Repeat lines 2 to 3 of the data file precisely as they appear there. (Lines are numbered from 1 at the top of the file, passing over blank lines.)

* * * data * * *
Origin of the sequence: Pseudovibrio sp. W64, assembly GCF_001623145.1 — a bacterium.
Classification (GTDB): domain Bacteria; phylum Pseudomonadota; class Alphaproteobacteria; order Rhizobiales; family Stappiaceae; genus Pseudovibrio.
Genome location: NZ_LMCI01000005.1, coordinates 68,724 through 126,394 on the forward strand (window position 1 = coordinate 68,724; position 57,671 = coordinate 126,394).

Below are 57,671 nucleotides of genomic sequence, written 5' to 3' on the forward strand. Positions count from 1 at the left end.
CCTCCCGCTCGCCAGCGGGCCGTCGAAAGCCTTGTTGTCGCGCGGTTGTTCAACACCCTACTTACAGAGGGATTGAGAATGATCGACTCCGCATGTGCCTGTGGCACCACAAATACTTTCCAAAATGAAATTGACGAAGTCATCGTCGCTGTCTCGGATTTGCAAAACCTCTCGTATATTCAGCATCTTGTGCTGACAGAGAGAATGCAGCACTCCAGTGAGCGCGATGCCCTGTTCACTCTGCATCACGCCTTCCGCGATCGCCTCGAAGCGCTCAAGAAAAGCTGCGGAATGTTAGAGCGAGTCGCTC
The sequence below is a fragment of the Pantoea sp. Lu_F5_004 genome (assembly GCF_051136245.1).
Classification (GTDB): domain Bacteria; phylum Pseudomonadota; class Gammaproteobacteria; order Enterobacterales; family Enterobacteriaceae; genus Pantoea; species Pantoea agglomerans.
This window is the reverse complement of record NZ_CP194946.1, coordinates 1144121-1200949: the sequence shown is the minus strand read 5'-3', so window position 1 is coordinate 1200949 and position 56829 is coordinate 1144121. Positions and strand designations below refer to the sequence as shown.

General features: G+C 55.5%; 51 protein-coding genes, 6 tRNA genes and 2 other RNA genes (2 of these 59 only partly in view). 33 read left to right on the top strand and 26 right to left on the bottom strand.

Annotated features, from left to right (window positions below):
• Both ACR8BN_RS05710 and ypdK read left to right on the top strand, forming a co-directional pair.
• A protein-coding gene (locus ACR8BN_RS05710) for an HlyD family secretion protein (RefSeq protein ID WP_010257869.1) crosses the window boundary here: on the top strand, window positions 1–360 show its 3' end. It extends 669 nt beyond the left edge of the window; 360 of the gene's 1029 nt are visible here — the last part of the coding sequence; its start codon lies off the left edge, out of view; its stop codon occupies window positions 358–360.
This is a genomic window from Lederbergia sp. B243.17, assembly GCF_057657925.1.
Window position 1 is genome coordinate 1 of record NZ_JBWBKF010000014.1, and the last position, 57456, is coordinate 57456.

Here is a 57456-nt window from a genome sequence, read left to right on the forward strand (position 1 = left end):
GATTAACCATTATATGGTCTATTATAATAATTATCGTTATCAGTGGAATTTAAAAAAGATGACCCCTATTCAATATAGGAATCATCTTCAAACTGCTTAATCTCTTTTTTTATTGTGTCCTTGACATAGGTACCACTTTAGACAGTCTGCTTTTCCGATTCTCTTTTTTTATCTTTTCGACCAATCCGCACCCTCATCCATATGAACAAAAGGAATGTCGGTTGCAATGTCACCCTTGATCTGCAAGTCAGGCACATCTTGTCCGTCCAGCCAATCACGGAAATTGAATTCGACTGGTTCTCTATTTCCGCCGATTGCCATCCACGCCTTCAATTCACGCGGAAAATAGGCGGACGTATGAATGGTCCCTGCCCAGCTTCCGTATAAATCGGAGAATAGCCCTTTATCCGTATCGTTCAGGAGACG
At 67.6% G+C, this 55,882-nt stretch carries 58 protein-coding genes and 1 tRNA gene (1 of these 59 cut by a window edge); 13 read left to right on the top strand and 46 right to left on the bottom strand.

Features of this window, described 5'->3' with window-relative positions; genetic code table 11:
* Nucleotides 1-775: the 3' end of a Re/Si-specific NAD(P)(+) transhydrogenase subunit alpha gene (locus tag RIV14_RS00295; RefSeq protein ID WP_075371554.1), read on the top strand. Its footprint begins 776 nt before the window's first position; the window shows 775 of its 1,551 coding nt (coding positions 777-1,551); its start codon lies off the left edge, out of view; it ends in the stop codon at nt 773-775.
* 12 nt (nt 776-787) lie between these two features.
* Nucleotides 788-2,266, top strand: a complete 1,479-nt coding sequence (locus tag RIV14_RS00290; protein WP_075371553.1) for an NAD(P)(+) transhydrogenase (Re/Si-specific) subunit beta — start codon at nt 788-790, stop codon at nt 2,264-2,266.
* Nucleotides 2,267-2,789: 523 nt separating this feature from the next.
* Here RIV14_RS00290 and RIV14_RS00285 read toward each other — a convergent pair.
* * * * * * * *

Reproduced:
Classification (GTDB): domain Bacteria; phylum Pseudomonadota; class Alphaproteobacteria; order Rhizobiales; family Stappiaceae; genus Pseudovibrio.
Genome location: NZ_LMCI01000005.1, coordinates 68,724 through 126,394 on the forward strand (window position 1 = coordinate 68,724; position 57,671 = coordinate 126,394).